GROTON, Conn. – Naval Submarine Base (SUBASE) New London practiced responding to the needs of service members and families following a hurricane during an Emergency Family Assistance Center (EFAC) drill conducted at the Historic Ship Nautilus and Submarine Force Museum, August 19.

The drill simulated establishing an EFAC in a COVID-19 pandemic environment and responding to expected, as well as unusual, simulated scenarios EFAC staff may encounter.

Natural disasters such as hurricanes, and emergencies such fires and accidents, can impact the base and its personnel. SUBASE New London’s Fleet and Family Support Center (FFSC) works within the Base’s emergency operations center hierarchy and established plans to provide support services and respond to the needs of personnel and families after such disasters through an EFAC.

“Normally those services are carried out at Fleet and Family, but in a COVID environment we may not be able to do that, so we came up with an off-site location where they can maintain physical distancing,” said Cmdr. Brad Boyd, officer-in-charge of Historic Ship Nautilus (SSN 571), whose Museum parking lot hosted the event.

For Barbara Ross, FFSC director, the Museum site and its parking lot offered the opportunity to setup the EFAC as a drive-thru with stations for each service available to families.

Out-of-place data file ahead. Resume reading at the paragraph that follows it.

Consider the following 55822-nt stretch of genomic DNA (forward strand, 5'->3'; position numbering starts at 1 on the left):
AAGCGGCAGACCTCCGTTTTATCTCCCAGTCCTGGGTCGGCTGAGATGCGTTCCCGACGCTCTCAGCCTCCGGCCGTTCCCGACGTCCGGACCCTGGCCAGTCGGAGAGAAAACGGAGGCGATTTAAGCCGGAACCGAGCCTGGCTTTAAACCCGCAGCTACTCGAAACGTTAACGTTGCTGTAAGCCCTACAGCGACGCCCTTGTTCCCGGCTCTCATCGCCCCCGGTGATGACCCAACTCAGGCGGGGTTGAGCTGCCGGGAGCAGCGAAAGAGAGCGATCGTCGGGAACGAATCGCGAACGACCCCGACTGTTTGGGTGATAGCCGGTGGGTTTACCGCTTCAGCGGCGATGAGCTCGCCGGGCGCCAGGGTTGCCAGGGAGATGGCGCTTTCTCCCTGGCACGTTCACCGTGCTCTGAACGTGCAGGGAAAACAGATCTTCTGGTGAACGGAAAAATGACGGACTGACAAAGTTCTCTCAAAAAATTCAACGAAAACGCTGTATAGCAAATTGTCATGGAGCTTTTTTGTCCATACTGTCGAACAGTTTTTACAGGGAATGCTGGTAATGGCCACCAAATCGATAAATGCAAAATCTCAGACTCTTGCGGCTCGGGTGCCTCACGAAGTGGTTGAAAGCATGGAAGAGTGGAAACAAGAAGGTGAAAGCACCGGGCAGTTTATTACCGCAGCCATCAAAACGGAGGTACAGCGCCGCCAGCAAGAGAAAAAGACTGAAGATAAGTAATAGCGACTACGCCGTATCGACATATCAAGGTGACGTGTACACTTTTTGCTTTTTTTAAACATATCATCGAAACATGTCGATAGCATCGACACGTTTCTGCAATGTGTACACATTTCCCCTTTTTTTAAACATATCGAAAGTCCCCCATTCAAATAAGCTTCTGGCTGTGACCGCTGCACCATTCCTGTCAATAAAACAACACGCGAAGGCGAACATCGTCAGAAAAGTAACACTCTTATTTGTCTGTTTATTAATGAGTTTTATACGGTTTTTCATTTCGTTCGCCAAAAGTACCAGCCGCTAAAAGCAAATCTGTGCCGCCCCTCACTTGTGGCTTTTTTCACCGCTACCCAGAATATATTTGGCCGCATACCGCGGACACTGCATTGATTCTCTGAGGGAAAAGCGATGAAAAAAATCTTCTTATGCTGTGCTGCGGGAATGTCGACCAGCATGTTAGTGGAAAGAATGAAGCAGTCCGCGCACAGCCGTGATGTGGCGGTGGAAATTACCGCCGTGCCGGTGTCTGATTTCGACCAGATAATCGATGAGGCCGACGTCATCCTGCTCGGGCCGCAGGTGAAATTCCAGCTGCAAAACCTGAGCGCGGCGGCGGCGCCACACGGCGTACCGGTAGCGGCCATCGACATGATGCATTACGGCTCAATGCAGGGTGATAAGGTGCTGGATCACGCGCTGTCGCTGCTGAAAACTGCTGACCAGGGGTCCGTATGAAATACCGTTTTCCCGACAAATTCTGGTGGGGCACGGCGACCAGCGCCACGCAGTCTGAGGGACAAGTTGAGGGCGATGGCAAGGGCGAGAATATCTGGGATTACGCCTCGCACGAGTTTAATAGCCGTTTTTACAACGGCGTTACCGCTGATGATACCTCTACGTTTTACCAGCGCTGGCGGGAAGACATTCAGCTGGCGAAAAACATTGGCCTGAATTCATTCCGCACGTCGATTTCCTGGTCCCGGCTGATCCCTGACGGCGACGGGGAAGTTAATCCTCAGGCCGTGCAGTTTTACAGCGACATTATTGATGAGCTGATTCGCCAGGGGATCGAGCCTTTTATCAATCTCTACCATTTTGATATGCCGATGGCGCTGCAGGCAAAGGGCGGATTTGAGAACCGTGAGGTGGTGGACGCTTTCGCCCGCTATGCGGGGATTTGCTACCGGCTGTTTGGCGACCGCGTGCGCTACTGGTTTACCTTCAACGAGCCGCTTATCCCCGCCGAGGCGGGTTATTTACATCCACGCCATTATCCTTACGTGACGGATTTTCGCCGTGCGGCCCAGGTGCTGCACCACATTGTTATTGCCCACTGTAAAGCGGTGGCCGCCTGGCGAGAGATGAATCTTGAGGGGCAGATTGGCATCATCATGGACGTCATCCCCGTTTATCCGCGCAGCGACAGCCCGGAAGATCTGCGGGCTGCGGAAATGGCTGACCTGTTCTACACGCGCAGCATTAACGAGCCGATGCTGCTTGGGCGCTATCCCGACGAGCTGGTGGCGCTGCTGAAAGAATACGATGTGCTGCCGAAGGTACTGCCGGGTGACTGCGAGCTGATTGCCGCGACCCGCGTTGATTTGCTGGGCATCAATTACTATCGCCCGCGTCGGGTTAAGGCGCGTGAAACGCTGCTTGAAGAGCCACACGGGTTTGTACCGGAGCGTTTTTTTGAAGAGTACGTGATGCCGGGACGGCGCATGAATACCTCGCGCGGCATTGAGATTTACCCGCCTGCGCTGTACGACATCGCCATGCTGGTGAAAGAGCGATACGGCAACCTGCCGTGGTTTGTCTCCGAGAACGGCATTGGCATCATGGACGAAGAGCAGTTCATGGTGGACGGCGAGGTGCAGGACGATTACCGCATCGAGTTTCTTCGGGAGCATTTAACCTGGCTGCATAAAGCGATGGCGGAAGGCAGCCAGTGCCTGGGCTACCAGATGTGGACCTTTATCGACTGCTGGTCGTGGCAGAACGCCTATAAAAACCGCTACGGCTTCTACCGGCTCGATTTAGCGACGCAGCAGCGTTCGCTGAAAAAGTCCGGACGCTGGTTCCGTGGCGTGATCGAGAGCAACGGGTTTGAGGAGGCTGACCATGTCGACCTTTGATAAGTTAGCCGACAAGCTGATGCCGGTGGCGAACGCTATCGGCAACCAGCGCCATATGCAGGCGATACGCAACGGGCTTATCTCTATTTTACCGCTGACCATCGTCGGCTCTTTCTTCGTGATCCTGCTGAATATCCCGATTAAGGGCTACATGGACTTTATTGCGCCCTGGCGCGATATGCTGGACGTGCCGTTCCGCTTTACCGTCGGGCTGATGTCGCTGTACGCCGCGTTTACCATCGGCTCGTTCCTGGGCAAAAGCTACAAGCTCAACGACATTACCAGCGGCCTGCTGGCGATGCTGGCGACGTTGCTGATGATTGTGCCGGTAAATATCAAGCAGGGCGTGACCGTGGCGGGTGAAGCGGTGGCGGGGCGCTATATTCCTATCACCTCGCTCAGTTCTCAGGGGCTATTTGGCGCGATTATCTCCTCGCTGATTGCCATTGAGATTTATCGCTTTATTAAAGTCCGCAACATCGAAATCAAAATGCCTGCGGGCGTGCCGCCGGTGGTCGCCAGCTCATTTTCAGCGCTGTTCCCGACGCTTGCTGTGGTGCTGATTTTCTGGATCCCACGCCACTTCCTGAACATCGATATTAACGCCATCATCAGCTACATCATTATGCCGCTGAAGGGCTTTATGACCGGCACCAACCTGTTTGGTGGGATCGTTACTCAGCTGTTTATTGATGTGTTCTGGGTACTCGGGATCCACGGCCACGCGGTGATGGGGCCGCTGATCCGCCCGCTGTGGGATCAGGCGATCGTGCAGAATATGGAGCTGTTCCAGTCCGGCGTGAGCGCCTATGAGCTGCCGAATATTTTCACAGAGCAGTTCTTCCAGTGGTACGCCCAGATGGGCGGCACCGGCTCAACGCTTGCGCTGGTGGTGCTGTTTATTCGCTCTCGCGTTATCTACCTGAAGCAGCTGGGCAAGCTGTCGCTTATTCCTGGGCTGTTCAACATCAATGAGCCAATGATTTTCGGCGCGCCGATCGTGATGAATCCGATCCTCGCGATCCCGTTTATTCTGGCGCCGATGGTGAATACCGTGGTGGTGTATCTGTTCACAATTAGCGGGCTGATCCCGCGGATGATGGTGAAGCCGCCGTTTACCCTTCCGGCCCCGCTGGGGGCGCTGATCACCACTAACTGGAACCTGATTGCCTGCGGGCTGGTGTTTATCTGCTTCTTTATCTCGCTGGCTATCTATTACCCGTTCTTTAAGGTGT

“The drive-thru concept really offers us a chance to think outside the box in our service delivery while meeting Navy and Connecticut COVID-19 mitigation guidelines. With temperature checks for every individual entering the EFAC and requiring mandatory masks we increase everyone’s safety,” said Ross.

Delivery may have been outside the box, but the support services were all those typically expected, noted Boyd.

“Let’s say you have a natural disaster and need access to financial aspects,” said Boyd. “We have Navy-Marine Corps Relief Society, we have Navy Federal and other services. If you’re distressed we have the chaplains here. If you have school issues or anything like that, we have representatives from Fleet and Family. The way it’ll work is when people first enter we ask them what they need and direct them to the station or stations and they wait in que in their car until they can be served.”

The drill included role-players who played out scenarios that might affect families in the aftermath of a hurricane. Situations ranged from a spouse who did not speak English to a frantic woman fearing the world was about to end.

“Of course, we had mundane scenarios as well,” said Ross. “One of the role players arrived with a chainsaw and a branch clipper in her car. She was looking to find someone to help her use the chainsaw because her husband was deployed. That is something that a spouse would do. If they’re like me, they always want to be independent.”

Ross added that after the drills were completed and the support providers involved debriefed, she felt extremely satisfied with the evolution and feels optimistic about FFSC’s ability to respond to potential crises going forward.

“The COVID environment that we are all living in right now required that we look again at how an EFAC is set up,” said Ross. “With distancing and hygiene, we can’t do it the way we used to, but we have to take care of our families. We thought if we could borrow the concept of a drive-thru similar to what organizations in the community have started to do, maybe we could create our own version and be safe while helping families. I think we proved the concept and that a drive-thru EFAC works. I hope we never have to use it in real-life, but it’s good to be prepared.”

Sailors and families who want to learn more about FFSC support or an EFAC can do so by calling (860) 694-3383 or going to

Connecticut Media Group